• Avatar


      July 10, 2014 at 4:49 AM

      I think you should be taken to court for using the name MM, since that is a registered trademark. You know…copyright and all that good stuff

      Arif bhai….take a deep breath.

    • Avatar


      July 10, 2014 at 6:03 PM

      brother Arif

      Will an apology really make you feel better? Were you so hurt and distraught by this article that you cant move on without an apology from MM?

      Come on brother….forgive and let go

  27. Avatar


    July 9, 2014 at 8:30 PM

    I’m confused. When you chose to become a ‘public figure,’ as in an author, you should know you will be critiqued. Many people will not like your work and have the full right of openly say it… They dont even have to use pretty language to save feelings.
    This is simply childish.
    As a journalist, I commend MM for supporting an article that is simply that, an article.

  28. Avatar


    July 9, 2014 at 9:19 PM

    My 3 year old has speech delay and cannot read. He how ever can understand and use the words “because” and “understand”.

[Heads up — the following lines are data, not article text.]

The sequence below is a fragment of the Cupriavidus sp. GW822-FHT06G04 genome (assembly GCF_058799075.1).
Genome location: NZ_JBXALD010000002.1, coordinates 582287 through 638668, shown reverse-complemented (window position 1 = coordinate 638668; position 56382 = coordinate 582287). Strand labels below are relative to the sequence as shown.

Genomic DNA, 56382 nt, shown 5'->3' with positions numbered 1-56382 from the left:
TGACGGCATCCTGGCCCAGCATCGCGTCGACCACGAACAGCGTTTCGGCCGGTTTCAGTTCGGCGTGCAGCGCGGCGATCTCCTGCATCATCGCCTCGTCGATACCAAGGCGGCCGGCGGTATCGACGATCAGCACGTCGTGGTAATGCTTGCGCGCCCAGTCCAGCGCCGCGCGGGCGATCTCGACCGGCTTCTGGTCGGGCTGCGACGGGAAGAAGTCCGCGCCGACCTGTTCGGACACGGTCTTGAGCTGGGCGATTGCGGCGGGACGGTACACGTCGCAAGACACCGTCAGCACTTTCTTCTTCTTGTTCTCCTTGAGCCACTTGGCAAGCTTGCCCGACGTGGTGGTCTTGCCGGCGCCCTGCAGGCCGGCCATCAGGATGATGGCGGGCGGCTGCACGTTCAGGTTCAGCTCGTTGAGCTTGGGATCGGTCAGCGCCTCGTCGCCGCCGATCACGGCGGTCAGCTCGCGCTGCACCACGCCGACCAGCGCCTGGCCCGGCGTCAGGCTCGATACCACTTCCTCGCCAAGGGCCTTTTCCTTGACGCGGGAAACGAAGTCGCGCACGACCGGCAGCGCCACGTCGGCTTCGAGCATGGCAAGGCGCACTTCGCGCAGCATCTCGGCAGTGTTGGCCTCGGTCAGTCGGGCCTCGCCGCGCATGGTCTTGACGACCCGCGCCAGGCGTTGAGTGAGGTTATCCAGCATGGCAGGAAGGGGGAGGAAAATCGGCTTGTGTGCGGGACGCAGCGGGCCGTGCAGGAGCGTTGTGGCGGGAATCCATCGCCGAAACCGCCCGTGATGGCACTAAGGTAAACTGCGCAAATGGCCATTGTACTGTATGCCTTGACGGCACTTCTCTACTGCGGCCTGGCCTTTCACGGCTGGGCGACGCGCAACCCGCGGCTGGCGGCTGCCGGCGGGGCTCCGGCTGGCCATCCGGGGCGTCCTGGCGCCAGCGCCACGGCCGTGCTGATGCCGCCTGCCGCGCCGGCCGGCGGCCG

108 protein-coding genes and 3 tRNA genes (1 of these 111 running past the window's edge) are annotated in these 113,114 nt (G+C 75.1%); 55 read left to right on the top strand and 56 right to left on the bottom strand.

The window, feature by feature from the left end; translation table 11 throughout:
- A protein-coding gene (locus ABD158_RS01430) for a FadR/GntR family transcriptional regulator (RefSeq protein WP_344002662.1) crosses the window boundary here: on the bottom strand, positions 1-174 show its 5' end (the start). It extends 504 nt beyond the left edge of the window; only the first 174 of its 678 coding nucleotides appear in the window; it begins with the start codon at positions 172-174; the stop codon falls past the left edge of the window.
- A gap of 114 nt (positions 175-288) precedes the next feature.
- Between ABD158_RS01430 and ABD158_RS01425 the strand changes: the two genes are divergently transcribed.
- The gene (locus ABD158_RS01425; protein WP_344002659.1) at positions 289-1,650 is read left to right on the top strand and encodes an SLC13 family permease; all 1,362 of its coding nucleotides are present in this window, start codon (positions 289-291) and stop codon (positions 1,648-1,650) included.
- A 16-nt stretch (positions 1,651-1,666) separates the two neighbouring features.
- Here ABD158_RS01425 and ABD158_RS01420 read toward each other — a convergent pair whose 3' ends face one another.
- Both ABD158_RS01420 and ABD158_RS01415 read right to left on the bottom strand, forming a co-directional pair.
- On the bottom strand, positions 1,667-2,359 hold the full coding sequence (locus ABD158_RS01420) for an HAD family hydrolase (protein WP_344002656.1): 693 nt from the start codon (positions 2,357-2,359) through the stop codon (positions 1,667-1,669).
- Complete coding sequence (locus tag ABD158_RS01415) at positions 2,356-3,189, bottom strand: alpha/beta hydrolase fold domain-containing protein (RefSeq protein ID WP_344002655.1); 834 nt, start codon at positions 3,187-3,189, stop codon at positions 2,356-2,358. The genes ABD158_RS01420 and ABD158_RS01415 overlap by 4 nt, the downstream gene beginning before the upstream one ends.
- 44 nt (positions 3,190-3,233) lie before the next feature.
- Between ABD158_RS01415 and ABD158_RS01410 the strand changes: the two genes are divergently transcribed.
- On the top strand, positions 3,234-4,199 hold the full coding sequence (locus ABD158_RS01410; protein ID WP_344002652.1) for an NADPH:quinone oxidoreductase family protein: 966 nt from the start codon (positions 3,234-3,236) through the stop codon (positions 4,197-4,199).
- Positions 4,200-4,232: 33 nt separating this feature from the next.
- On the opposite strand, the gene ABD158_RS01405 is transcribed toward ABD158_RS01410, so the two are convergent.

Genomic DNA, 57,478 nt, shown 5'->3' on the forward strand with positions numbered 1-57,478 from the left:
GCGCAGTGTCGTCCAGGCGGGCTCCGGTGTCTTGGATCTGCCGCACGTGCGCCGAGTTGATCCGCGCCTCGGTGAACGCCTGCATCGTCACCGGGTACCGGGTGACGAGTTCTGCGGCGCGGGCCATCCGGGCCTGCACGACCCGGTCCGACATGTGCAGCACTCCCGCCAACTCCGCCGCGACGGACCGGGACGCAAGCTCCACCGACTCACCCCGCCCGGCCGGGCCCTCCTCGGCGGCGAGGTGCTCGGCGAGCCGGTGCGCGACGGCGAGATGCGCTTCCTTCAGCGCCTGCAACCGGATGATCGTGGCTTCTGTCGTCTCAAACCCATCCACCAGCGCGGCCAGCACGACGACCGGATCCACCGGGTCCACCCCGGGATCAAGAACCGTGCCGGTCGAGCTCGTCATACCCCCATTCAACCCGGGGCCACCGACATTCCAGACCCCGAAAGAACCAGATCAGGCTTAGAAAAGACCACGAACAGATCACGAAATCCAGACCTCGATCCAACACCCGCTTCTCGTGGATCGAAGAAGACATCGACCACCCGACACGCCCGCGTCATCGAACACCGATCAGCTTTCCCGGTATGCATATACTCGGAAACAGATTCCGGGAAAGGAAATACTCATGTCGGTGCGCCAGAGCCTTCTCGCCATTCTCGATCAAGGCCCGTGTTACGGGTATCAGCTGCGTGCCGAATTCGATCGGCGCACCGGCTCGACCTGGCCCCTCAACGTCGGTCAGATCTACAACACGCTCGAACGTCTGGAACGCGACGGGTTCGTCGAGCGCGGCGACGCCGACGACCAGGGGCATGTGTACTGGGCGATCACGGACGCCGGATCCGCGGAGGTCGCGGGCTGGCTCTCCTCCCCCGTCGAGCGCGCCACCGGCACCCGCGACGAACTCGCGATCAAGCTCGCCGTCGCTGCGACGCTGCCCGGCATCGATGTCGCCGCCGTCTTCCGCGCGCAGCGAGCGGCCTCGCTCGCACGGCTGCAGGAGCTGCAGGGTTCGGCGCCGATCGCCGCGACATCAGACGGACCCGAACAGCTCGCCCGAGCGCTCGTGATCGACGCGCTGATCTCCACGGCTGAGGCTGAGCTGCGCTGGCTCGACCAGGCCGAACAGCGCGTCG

I think a difference has to be made between books that are read to children and books children read themselves.

    I mean one of my sons favourite books is “The Gruff all o’s Child” What is the reading age of that?

    Also the other books read in nursery such as Owl Babies, Hand’s Suprise, Whatever Next etc are far beyond his reading capability and even would stretch the reading capability of my almost 6 year old. These books are meant to be read with an adult and the topics discussed together etc.

    I think there is room for both styles of books on the market.

  29. Avatar

    Tasnim Nazeer

    July 10, 2014 at 2:12 AM